Quantcast

What is Prior Art?

By Gene Quinn on October 2, 2010

Unfortunately there is no easy answer to the question of prior art, particularly for those who are new to the patent field. We can start off with the understanding that a particular reference or piece of knowledge will be considered to be prior art that must be overcome by a patent applicant if the patent examiner is legally allowed to use it against the applicant to reject one or more claims in a pending application. Likewise, a reference or piece of knowledge will be prior art if it can legally be used to invalidate one or more claims of an issued patent during litigation.

The trouble with explaining what prior art is stems from the fact that everyone already thinks they know what it is. Conceptually we do not want to issue patents for inventions that are not considered new, which seems fair enough. The trouble is defining what is “new.” For now, let’s just say that prior art must be a reference of some type (i.e., a patent or a printed publication) or some type of knowledge or event (i.e., public knowledge, public use or a sale of a product) that demonstrates that the invention in question is not new.


if ( !function_exists('dynamic_sidebar') || !dynamic_sidebar('Content Inventors') ) : ?>

Now comes the curve ball you have probably been expecting. Not all references, knowledge or events that can demonstrate that an invention is “old” or already known can be used by examiners or during litigation against an invention. This is where the whole definition of prior art takes a turn toward an Abbott and Costello routine. Before we go to far down this path lets set some definitive rules:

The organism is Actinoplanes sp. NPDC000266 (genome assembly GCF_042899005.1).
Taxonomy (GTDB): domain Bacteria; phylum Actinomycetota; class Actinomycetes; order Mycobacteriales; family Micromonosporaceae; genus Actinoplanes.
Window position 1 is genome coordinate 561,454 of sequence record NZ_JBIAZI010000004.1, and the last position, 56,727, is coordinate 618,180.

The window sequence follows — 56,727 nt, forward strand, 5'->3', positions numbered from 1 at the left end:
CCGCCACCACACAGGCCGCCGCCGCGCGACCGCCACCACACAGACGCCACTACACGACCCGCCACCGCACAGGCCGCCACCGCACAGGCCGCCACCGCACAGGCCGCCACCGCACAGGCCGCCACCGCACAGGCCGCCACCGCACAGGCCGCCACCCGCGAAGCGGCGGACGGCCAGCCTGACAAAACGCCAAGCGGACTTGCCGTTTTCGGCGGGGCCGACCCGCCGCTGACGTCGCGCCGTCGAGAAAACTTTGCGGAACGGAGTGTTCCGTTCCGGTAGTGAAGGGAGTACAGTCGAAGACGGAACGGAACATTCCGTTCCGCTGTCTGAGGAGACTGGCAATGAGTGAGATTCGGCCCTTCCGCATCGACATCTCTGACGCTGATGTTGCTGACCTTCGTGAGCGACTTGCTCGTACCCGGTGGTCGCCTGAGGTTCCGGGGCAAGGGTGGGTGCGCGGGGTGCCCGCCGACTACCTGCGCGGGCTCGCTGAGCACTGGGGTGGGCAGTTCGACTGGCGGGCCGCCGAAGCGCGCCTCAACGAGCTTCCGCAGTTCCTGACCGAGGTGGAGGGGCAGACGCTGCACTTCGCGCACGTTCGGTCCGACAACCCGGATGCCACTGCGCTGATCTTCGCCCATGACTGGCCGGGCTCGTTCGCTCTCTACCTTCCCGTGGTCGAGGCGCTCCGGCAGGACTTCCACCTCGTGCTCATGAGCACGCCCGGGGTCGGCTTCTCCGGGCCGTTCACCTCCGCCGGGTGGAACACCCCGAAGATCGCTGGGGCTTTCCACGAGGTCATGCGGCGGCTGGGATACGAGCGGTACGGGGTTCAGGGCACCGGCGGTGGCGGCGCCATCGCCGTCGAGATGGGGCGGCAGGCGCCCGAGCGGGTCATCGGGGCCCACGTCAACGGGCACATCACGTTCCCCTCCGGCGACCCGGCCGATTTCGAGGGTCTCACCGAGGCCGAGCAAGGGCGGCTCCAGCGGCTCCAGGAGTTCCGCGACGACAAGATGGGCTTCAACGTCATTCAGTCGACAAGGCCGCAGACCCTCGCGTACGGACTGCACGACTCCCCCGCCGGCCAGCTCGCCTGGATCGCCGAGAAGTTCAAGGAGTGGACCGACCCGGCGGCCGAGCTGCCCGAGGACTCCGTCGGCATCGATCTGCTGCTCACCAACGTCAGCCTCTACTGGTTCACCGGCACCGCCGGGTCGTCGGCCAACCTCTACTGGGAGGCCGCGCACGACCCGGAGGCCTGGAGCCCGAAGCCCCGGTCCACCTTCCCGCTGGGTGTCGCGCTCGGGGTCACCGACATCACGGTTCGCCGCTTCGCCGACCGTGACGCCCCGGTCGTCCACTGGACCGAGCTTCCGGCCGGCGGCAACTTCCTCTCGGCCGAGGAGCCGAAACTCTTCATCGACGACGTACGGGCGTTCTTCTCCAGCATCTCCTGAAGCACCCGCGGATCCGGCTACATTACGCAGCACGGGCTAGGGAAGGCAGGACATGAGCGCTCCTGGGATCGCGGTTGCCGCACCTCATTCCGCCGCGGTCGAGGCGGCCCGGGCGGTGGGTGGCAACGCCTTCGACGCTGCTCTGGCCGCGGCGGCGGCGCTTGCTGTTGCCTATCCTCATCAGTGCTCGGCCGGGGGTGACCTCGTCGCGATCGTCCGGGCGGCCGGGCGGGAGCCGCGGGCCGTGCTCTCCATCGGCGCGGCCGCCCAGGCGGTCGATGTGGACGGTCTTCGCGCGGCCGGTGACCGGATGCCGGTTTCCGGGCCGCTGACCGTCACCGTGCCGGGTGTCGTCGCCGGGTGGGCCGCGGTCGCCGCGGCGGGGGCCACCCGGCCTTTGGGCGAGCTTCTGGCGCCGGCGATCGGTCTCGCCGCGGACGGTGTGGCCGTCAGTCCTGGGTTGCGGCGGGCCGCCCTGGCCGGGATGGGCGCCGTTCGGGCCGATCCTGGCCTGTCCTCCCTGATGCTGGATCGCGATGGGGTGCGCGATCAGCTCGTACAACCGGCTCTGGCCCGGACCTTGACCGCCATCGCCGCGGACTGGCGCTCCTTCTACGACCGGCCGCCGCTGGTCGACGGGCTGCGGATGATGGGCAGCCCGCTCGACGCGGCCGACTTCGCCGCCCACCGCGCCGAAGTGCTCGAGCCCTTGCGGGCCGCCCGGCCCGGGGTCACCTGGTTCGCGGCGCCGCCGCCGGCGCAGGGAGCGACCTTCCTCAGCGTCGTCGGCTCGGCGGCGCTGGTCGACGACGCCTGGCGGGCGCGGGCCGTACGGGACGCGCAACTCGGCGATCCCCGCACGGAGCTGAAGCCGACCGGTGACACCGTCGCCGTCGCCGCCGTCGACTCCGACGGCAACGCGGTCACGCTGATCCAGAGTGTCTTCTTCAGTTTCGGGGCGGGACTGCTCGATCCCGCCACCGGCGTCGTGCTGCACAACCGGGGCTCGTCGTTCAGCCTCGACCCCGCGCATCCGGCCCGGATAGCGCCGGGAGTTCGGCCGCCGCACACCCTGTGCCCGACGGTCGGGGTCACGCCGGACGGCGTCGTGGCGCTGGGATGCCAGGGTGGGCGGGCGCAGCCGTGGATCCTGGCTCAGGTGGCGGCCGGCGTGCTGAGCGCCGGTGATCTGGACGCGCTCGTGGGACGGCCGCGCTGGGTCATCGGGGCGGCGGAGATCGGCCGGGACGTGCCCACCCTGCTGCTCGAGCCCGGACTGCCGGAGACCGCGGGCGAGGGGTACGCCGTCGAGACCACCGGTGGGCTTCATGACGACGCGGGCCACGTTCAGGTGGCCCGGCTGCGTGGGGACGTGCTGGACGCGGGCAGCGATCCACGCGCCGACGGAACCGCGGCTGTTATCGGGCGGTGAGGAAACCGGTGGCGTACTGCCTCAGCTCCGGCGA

• If the invention in question was described in a patent issued anywhere in the world prior to the patent applicant inventing it, then no patent can be obtained.
  • If the invention in question was described in a printed publication published anywhere in the world prior to the patent applicant inventing it, then no patent can be obtained.
  • If the invention were publicly known in the US, but not necessarily patented or published, prior to the patent applicant inventing it, then no patent can be obtained.

In each of these three cases we would say that the earlier reference of knowledge is prior art that prevents a patent from now issuing.

Now some more rules:

  • If the invention in question was described in a patent issued anywhere in the world more than 12 months prior to a US application being filed, then no patent can be obtained.
  • If the invention in question was described in a printed publication published anywhere in the world more than 12 months prior to a US application being filed, then no patent can be obtained.
  • If the invention in question was publicly used in the US more than 12 months prior to a US application being filed, then no patent can be obtained.
  • If the device, machine or compound in question was offered for sale in the US more than 12 months prior to a US application being filed, then no patent can be obtained.

In each of these three cases we would also say that the earlier reference, knowledge or event is prior art that prevents a patent from now issuing, but this time not because the invention was not new, but rather because an application was made in the US too late!

Now we are only a short way through the chaos that is section 102 of our patent laws, and we have seven rules that logically don’t seem to make sense. Some say things that happen anywhere in the world can be used as prior art, some say only things in the US can be used as prior art. Who created this mess? Congress, of course. But let’s not give up just yet despite Congressional involvement. Let’s discuss what is not prior art, to drill the lunacy home. More rules: